Their top four scorers from last season graduated, leaving the Big Red in an uncertain state. They aren’t sure where their points will come from, and that’s a huge advantage for the Dragons, who have a nice mix of experience and youth on the defensive end to stop the retooled Cornell team.
While “retooled” is a nice word for it, what the Big Red really are is inexperienced. Coming into the season, only three players on the Cornell roster have more than a year of experience, so the learning curve for the team is bound to be massive.
Last year, Cornell finished 14-14 overall and finished fifth in the Ivy League. With the loss of such key seniors, including top scorer Allyson DiMagno and sharpshooter Shelby Lyman, the Big Red could very possibly be a bad team this season.
The Dragons, on the other hand, graduated only three seniors from last season: Abby Redick, Tory Thierolf and Fiona Flanagan.
While those were absolutely important players to the team, the Dragons do have some of their most important pieces from last season.
Last season, the Dragons finished 15-16, but a respectable fourth in the conference, as they managed to pull off a 9-7 conference record. While not a huge success, the young Dragons of last year got valuable experience and will look to transfer that to this season, one in which they’re poised to make an impact.
Specifically, junior Rachel Pearson is going to be an impact player. She led the team in points per game during her sophomore season and she possesses a powerful mix of handles, driving ability and three-point shooting that make her nearly impossible to guard.
Expect her to carry the young team this season and repeat her performance as the best scorer on the team as this season goes on.
In the season opener, she’ll be especially problematic for the Big Red. With the graduation of three senior guards and two senior forwards, it will be up to younger players to stop Pearson’s rampage, specifically in the paint. With only one forward with over a year of experience, it’s going to be exceptionally tough to stop Pearson when she gets moving towards the basket, and overcompensating will allow her to find open teammates for easy points.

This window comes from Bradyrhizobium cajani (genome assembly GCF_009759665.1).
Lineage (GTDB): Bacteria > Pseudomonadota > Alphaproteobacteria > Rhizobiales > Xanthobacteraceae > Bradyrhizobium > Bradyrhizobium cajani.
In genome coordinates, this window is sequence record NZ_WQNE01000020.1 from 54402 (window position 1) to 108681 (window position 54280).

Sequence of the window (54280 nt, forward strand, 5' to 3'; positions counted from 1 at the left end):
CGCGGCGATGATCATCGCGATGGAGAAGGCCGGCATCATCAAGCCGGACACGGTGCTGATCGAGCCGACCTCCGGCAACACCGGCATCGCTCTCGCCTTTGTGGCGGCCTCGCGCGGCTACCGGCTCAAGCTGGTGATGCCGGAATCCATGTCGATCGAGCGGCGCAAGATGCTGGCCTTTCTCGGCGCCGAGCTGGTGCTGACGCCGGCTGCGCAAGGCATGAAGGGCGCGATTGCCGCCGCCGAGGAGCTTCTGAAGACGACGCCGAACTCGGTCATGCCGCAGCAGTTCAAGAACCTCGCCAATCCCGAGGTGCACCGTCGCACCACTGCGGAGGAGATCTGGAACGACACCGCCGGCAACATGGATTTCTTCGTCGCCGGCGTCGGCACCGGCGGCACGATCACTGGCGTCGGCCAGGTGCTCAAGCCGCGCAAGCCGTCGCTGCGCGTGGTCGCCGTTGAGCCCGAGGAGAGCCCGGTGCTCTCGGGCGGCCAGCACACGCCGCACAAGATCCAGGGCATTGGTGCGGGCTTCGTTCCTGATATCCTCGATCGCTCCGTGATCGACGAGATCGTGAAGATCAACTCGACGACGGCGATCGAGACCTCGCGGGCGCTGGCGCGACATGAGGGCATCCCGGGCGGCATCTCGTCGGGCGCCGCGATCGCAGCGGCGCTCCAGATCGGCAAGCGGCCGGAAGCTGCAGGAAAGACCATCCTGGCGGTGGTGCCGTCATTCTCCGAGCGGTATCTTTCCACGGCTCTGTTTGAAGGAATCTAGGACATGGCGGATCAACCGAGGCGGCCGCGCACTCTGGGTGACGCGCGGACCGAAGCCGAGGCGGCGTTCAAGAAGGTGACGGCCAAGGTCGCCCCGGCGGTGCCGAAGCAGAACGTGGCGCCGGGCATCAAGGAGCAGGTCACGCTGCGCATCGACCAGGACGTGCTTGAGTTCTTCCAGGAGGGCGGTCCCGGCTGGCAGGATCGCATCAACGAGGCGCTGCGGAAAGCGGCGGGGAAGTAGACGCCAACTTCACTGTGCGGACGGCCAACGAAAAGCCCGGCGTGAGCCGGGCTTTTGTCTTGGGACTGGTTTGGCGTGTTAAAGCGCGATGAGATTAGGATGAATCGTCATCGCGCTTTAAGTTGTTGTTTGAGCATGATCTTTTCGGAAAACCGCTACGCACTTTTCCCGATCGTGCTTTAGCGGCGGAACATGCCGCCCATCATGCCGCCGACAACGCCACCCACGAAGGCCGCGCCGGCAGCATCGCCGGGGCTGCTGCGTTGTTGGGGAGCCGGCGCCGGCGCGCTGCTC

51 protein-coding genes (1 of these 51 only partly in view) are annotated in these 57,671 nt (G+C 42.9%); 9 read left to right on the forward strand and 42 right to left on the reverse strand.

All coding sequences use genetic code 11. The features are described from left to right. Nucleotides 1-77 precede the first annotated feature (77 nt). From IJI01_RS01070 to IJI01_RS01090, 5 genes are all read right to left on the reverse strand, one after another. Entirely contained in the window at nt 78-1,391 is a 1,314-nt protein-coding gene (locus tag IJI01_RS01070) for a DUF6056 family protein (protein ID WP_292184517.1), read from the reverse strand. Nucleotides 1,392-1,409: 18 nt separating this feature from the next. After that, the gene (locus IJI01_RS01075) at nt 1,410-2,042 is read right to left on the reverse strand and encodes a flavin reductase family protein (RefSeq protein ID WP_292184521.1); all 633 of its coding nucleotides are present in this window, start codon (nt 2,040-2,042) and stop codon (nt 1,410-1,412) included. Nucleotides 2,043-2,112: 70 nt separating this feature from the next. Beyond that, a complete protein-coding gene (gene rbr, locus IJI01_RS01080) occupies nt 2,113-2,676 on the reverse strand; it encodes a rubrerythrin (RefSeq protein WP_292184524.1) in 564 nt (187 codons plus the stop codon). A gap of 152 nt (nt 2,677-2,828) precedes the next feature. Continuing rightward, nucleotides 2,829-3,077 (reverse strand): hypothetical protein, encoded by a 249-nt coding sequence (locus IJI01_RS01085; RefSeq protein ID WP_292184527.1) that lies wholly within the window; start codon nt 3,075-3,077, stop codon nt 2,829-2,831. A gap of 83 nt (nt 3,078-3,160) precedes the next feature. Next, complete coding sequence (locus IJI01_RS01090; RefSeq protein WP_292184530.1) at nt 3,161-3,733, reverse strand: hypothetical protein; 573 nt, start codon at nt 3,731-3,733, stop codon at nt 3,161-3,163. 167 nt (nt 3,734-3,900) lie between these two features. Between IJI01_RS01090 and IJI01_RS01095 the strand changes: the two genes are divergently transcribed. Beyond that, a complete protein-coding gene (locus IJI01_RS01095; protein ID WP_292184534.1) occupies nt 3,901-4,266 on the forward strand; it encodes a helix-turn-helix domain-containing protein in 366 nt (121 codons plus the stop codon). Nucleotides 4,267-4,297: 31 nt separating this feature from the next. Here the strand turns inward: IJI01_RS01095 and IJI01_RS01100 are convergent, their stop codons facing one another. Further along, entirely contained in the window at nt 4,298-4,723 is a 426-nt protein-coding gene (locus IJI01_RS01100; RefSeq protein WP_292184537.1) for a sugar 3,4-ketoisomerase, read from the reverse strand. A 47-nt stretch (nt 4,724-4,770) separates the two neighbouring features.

The key player to watch for Cornell in the opener is Kerri Moran. The team’s fifth highest scorer last season, scoring an average of 6.4 points per game in 27.3 minutes per game, Moran will be expected to step up to compensate for the loss of almost the entire Big Red offensive unit.
Last season, Moran showed her ability to create in somewhat limited action, as she tallied 97 assists in only 28 games, a number that led the team by far and gave her an average of 3.46 per game. While that’s great, she also turned the ball over 81 times last season, a tally of 2.89 per game.
That’s a big mark, and probably will be a problem for the Big Red against a stingy Dragons defensive unit that held opponents to under 50 points many times last year.
With another year of experience under their belt, the Dragons could be a real force on both ends and be a matchup nightmare for opponents throughout the season and will likely eclipse their paltry 15-16 record from last season and make an impact in the Colonial Athletic Association title race.
That race doesn’t quite begin against Cornell, but getting the season off on the right foot is an important factor in the continuing growth of this young team going forward.
The Dragons host Cornell Nov. 16 at 2 p.m. and will look to start their journey to contender status in a big way.